Error Handling

Pedestal must do something useful when an interceptor throws an exception. It would not be useful to bubble up the runtime call stack, because that call stack only includes the Pedestal machinery itself. Interceptors are data structures that conceptually represent frames on a call stack, but they are not present in the usual nested fashion on the Java call stack.

Remember that request processing may be asynchronous, in which case the call stack doesn’t even represent the flow of control to the point where the exception occurred.

Instead, Pedestal works backwards, looking for an interceptor to handle the exception. All exceptions thrown from an interceptor are captured; Pedestal wraps such exceptions in an ExceptionInfo instance which is then bound to the :io.pedestal.interceptor.chain/error key in the context map.

As long as there is an error attached to that key, Pedestal will not invoke the usual :enter and :leave functions. Instead, it looks for the next interceptor in the chain that has an :error function attached to it.

This error handling proceeds the same way regardless of whether interceptors in the chain returned a context map or async channel. (See Interceptor Return Values for details on async return.) As a result, Pedestal unifies error handling for synchronous interceptors and asynchronous interceptors.

You can supply your own :error handling interceptor anywhere in the interceptor queue.

Error Function

Pedestal will call the function bound to :error on an interceptor with two arguments:

Pedestal wraps all exceptions in ex-info. The following keys are defined in its exception data map:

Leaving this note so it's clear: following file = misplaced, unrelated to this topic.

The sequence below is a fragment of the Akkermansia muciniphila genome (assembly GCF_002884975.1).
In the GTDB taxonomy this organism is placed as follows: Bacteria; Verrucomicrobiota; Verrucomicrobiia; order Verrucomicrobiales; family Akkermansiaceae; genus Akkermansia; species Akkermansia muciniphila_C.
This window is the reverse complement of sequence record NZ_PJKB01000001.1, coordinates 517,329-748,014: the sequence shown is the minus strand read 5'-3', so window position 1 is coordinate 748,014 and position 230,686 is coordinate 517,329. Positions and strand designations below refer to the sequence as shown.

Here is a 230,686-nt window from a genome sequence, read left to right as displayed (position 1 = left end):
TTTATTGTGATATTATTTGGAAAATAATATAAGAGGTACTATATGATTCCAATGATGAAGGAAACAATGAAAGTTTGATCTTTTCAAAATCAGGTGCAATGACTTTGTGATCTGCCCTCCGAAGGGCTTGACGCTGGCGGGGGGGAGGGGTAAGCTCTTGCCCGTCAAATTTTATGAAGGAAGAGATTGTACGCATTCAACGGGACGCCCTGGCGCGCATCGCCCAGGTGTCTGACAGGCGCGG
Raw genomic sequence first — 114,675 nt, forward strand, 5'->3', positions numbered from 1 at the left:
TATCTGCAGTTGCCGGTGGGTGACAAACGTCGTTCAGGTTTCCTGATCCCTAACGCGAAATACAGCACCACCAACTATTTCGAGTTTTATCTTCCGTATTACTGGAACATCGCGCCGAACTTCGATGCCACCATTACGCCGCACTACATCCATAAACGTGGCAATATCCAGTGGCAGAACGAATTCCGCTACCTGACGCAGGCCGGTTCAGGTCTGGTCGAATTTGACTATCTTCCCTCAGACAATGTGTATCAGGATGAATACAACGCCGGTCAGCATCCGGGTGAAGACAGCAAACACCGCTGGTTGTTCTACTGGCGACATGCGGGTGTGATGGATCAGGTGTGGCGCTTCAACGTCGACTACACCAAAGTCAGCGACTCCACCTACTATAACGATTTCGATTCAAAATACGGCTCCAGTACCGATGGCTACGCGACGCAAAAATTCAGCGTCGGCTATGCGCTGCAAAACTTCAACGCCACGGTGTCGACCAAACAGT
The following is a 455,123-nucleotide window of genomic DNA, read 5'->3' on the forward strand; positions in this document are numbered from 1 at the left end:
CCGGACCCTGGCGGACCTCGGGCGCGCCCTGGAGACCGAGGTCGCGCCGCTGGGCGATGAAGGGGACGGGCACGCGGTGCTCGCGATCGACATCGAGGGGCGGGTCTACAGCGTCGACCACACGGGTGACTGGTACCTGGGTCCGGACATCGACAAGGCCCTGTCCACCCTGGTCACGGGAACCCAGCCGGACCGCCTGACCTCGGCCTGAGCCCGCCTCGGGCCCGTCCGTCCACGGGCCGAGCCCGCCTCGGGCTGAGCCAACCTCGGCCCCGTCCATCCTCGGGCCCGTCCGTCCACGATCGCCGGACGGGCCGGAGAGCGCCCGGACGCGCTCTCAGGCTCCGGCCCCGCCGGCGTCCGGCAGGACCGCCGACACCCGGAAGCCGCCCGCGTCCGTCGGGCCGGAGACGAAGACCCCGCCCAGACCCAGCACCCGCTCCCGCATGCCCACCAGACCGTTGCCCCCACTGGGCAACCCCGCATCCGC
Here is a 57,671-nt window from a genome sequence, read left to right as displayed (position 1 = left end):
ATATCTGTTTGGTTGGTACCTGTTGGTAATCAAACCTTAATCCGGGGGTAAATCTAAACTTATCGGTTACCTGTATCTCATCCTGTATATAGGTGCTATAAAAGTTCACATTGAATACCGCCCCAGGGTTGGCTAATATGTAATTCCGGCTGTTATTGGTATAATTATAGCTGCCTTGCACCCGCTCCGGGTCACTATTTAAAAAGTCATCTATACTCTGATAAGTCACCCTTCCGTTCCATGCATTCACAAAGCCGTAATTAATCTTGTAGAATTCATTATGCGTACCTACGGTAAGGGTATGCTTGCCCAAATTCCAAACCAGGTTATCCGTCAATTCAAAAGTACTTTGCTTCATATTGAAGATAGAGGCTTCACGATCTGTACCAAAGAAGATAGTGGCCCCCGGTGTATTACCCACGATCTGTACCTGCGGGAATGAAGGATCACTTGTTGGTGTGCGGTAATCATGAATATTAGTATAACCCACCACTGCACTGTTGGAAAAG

Key Type Description



Unique value that identifies one "run" through the interceptors.



Either :enter or :leave depending on which direction the execution was going.



The :name from the interceptor that threw the exception



Keywordized form of the exception’s Java class name



The caught exception.

The context map does not contain the :io.pedestal.interceptor.chain/error key. The :error function can do one of the following things:

  1. Return the context map. This is "catching" the error. Because the context map has no error bound to it, Pedestal will exit error handling and execute any remaining :leave handlers.

  2. Return the context map with the exception re-attached at :io.pedestal.interceptor.chain/error. This indicates that the handler doesn’t recognize that exception and declines to handle it. Pedestal will continue looking for a handler.

  3. Throw a new exception. This indicates that the interceptor should have been able to handle the error, but something went wrong. Pedestal will start looking for a handler for this new exception.

In that last case, Pedestal keeps track of the exceptions that were overridden. These are in a seq bound to :io.pedestal.interceptor.chain/suppressed in the context map.

Most commonly, the interceptor will return the context map with a :response map; this will trigger normal response processing by invoking any remaining interceptors' :leave functions.

Error Dispatch Interceptor

As a convenience, Pedestal offers a macro to build error-handling interceptors that use pattern-matching to dispatch.

error-dispatch builds interceptors that use core.match to select a clause.